choosing a medium grand

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seeker
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choosing a medium grand

Post by seeker » 11 Dec 2011, 18:04

We are looking a medium-sized grand with a budget of £5000-10000. Currently we are between a Gors and Kallman (new, 5'8'') and wendl and lung 178 (new). We play both song and classical music and I have played since the age of 5 so have a reasonably good standard. We have both only ever had uprights before and never bought our own piano yet so would appreciate some advice.

Firstly, what do others think about those makes?
Secondly, we noticed that the Gors and Kallman has more resistance than the Wendl and Lung and therefore it is easier to play complex quiet pieces on the latter. Will the Gors and Kallman loosen up with time and, if so, does that mean that the Wendle and Lung will become too loose?
Thirdly, does anyone have any specific suggestions about other pianos that might be suitable without breaking the bank?

Thanks in advance!

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Re: choosing a medium grand

Post by NewAge » 13 Dec 2011, 11:38

A little surprising the experts have not yet commented on this.

I'm unable to comment on the Gors & Kalmann as I've never played one.
I am familiar however with the Wendl & Lung 178, having auditioned one on several occasions. I found it an incredible piano for the price - both for looks, tone and touch, and I've yet to read bad comments. Both examples I tried were exceptionally well-prepared by a local dealer/tuner who has an excellent reputation. At the time I also tried a new German Seiler grand that had recently come into the showroom and was listed at an amazing sale price - albeit far more expensive than the W&L (almost double in fact ). In terms of quality the Seiler was clearly the better piano, although I really preferred playing the W&L. To be fair I questioned my findings with the owner, who openly admitted that he needed a few more hours to fully prepare the Seiler, but with a wink he confirmed 'his' W&L was already top-notch.
I personally would be very happy with 'the right' W&L 178 fully prepared.

I believe that the Wendl & Lung (brand name) will be discontinued, and several new and redesigned models should appear under the Feurich name. This could work to your advantage in getting a 'special' discount on a W&L.
Regarding choices of other pianos, I suggest you check out The Piano Buyer supplement. http://www.pianobuyer.com/
In any case play as many different brands and models as you can, and remember no two pianos sound alike, even of the same make/model.
Good luck in your search. Pls let us know what you finally decide upon.
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Re: choosing a medium grand

Post by seeker » 15 Dec 2011, 17:42

Thanks for replying, seems like everyone else is on holiday!

We will be getting a 15% discount on the Wendl and Lung so I think that is pretty good. Am going back to try it again with a few music books but have a feeling it will be our final choice as it wins on looks as well as having what feels like a more sensative touch.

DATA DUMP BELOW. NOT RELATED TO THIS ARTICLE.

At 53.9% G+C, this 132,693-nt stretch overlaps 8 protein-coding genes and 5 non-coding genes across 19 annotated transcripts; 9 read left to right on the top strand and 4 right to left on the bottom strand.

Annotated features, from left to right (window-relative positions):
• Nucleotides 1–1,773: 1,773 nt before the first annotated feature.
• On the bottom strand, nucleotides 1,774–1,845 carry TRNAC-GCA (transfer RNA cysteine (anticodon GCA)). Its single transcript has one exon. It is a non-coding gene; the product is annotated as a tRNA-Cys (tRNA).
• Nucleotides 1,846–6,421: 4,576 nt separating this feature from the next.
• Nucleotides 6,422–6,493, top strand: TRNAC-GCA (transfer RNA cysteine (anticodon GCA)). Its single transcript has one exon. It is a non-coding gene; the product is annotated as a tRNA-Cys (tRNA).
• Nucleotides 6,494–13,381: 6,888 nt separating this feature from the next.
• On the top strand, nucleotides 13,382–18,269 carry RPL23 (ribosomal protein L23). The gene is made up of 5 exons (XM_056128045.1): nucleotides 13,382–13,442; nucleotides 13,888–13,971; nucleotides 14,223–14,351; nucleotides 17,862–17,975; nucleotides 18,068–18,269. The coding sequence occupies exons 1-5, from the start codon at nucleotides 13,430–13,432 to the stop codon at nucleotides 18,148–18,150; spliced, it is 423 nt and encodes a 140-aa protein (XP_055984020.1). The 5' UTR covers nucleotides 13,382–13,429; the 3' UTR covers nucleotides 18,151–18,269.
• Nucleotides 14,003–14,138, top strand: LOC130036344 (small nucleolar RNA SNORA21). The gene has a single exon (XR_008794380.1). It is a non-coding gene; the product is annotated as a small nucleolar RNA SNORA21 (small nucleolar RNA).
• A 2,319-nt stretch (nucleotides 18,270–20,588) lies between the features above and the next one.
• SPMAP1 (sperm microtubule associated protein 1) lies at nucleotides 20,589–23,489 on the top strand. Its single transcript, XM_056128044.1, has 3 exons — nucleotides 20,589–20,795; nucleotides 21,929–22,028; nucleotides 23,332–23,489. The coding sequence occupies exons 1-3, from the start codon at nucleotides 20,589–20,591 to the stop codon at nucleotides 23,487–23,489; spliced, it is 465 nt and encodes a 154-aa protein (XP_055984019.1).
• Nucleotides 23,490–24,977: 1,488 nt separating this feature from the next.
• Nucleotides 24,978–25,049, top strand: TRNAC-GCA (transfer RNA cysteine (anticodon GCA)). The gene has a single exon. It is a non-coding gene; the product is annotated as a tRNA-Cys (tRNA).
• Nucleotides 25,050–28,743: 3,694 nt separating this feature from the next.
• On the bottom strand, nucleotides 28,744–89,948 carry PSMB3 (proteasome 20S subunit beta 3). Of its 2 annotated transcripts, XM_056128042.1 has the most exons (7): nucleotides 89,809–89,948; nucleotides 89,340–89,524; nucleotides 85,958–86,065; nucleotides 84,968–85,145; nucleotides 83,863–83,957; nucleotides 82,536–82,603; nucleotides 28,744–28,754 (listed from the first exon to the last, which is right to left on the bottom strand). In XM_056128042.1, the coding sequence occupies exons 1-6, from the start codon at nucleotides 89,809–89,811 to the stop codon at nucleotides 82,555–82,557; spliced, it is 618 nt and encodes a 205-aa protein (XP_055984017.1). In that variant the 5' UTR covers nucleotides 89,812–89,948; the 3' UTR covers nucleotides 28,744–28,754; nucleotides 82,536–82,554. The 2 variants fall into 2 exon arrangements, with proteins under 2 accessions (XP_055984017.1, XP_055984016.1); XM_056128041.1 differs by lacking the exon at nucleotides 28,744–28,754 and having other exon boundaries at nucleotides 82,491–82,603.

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Re: choosing a medium grand

Post by Jonathan the 2nd » 16 Dec 2011, 11:27

One good point about Grand pianos versus Uprights is they are much more social instruments. You are looking into the room and not facing the wall. Also they are lower and don`t block the view. In terms of furniture they always win. Surprisingly the smaller Grands have less tone than some uprights as the strings are shorter . I`ve just read that . Something to add to the mixture.

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Re: choosing a medium grand

Post by joseph » 19 Dec 2011, 13:19

Some smaller grands have weaker tone than some larger uprights, that's true, but I think the W and L 178 should be fine for tone, people seem to love them.

The thing about uprights is that you can't control the sound in the same way, because of the limitations of the action, and they certainly don't have anything like the same level of repetition.

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Re: choosing a medium grand

Post by Withindale » 19 Dec 2011, 14:17

joseph wrote:The thing about uprights is that you can't control the sound in the same way, because of the limitations of the action.
Yes, the repetition issue is well known, but would you be so kind as to explain in what other way(s) the control of sound differs between uprights and grands?

My reason for asking is that I recently dipped into Louis Kentner's Piano, an excellent book published in 1976. He writes that, except for practical reasons, "the upright piano has no artistic justification whatsover." but he does not say why.

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Re: choosing a medium grand

Post by joe » 19 Dec 2011, 19:05

joseph wrote:Some smaller grands have weaker tone than some larger uprights, that's true, but I think the W and L 178 should be fine for tone, people seem to love them.

The thing about uprights is that you can't control the sound in the same way, because of the limitations of the action, and they certainly don't have anything like the same level of repetition.
Would not have either of them only people who love them are the retailers cause there is a good profit margin and the odd teacher looking for "a bung"for giving out the wrong advice,far too expensive for what they are.

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Re: choosing a medium grand

Post by Jonathan the 2nd » 19 Dec 2011, 20:47